Foods with higher levels of nitrates, from fresh foods, include celery, chard, lettuce, beetroot, spinach, arugula, and watercress. Endive, sweet leaf, parsley, and leek are additional options, as are cabbage, turnip and dill.


Nutraceuticals for Optimal Heart Health


Several nutrients can be helpful in optimizing cardiovascular health, but a diet rich in fruits and vegetables, whole grains, low dairy fat, and with lean protein offers many of these nutrients without additional need for supplementation. Evaluate your diet. Supplement wherever necessary.


Many studies have evaluated vitamin C and there is understanding that it can help the vessels better respond to demands. A ten-year-old meta-analysis offered its participants 500mg of vitamin C for eight weeks, and they did demonstrate a lower blood pressure. Certainly this is easy and cost-effective, but for how long this is effective is currently not understood.


Flavonoids, or antioxidants, are the bright colors in our fruits, vegetables, wine, tea, and grains. Think blueberries, eggplant, cherries, and broccoli. This might be part of the success of the DASH diet, but these foods are anti-inflammatory and do support vascular health. Both green and black tea have been shown to reduce blood pressure, in doses upwards of 450mL to 900mL per day.


Lycopene is one of the most powerful antioxidants and is found in abundance in tomatoes. It inhibits oxidative stress, improves vascular function, and works to reduce cardiovascular disease. It certainly does reduce systolic blood pressure, but maybe not so much the diastolic number. Adding tomatoes though, and unprocessed tomato products to your diet is recommended for blood pressure reduction.


Coenzyme Q10 (CoQ10) is another antioxidant and important to the energy center in each of our cells, so found in every organ and tissue within our body, most especially the heart. As we age, our levels decreases, especially so in our third decade. There is evidence of CoQ10 deficiency in hypertension and heart failure, and in individuals on statins for hypercholesterolemia so supplementation may truly be helpful. A meta-analysis in 2007 showed supplementation of CoQ10 can decrease the systolic number by 17 and the diastolic by 10, which is super significant, and this is without side effects. The Cochrane Database doesn't seem to agree however.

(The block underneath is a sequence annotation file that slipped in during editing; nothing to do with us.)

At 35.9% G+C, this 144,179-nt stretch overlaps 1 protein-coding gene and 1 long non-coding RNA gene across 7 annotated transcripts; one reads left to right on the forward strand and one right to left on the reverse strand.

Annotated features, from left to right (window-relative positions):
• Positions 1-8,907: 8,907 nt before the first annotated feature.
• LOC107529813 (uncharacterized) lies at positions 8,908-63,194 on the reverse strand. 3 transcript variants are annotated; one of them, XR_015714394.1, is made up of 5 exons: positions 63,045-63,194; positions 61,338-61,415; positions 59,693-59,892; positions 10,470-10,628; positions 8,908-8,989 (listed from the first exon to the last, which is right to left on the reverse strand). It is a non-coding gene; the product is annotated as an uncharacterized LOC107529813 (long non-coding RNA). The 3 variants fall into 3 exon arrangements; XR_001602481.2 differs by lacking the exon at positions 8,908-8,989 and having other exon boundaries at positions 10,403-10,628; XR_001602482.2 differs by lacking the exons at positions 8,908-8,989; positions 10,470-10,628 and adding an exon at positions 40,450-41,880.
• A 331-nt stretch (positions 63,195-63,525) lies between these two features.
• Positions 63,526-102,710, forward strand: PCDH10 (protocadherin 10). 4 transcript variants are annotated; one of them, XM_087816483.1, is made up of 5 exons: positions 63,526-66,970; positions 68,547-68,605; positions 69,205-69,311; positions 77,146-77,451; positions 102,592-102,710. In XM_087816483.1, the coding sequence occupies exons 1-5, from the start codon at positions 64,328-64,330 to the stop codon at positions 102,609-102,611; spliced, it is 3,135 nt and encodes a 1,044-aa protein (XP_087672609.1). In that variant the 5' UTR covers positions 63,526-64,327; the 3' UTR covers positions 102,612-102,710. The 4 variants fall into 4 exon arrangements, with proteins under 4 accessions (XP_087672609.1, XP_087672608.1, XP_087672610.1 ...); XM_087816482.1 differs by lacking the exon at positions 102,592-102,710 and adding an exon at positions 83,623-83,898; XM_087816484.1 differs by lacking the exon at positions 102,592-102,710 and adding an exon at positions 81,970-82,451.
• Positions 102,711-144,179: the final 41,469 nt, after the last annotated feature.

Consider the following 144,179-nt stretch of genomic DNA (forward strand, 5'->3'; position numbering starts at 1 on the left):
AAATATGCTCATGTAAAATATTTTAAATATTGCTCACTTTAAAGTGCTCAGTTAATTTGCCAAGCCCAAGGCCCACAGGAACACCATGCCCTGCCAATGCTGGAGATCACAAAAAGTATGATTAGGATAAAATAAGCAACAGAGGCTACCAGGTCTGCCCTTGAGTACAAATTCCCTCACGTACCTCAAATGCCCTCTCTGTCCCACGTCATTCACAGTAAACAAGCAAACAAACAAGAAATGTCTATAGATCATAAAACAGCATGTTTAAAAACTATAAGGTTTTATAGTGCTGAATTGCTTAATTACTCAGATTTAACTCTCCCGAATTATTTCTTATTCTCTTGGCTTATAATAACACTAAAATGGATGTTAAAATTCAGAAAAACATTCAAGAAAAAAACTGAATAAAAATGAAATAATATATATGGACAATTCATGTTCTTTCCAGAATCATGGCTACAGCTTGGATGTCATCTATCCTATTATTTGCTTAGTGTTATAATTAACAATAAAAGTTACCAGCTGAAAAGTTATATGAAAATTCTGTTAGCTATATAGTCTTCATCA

Magnesium is an essential nutrient that has a plethora of roles in our body. One of those is the lowering of our blood pressure. A dose of 300mg per day for a month can help raise our magnesium levels within our cells and reduce both systolic and diastolic pressures. Those green leafy vegetables, unrefined grains, and legumes for the win yet again.


Potassium is critical for maintaining our total body fluid volume, electrolyte and acid balance, and many of our cellular functions. Processed foods lowers our potassium levels and of course, if we aren't eating sufficient fruits and vegetables our levels will be especially low. Some blood pressure medications lower our levels as well. Supplementation with as much as 90 to 120 mmol per day is associated with reduced risk of stroke, without any adverse effects on renal function, blood lipids, or catecholamine concentrations.


Zinc levels are important in regulating our blood pressure. Low levels is linked to higher pressure. Add animal proteins, nuts, whole grains, legumes, and yeast to your diet, and be aware that alcoholism will lower zinc, as will some medications and inflammatory bowel disease. Interestingly when your zinc is low, you seek more salt in your diet. Improve your zinc and you'll potentially reduce this craving.


Vitamin D is a steroid hormone, not a vitamin and it too is linked to cardiovascular risks when deficient. Get sun on your face daily. Early morning is best. If you don't know your vitamin D levels, ask your provider to evaluate this with your next annual wellness visit.


Omega-3-fatty acids is probably the nutraceutical I most often recommend, and to no surprise, it too has been found to lower both systolic and diastolic pressures at 2 grams per day or higher. The essential amino acid, Taurine, has also been shown to lower both systolic and diastolic pressures, and the recommended dose is 1.6g daily for at least 12 weeks. Taurine is found, like omega-3s in fish.


Guess what has no support in the literature though, for reducing blood pressure? Apple cider vinegar. Botanical medicine is where things get fun. There are a few good options, such as hawthorn, pomegranate, and cocoa. Movement is also key - everyday. Walk. Stretch. Challenge your muscles. Meditate.


If you have a family history of heart disease or have concerns that you may be at risk, we'd be happy to consult with you and help you create a plan. Call our office with any questions or go ahead and book a visit today.


References

Bakris, G., Ali, W., & Parati, G. (2019). ACC/AHA versus ESC/ESH on hypertension guidelines. Journal of the American College of Cardiology, 73(23), 3018-3026. https://doi.org/10.1016/j.jacc.2019.03.507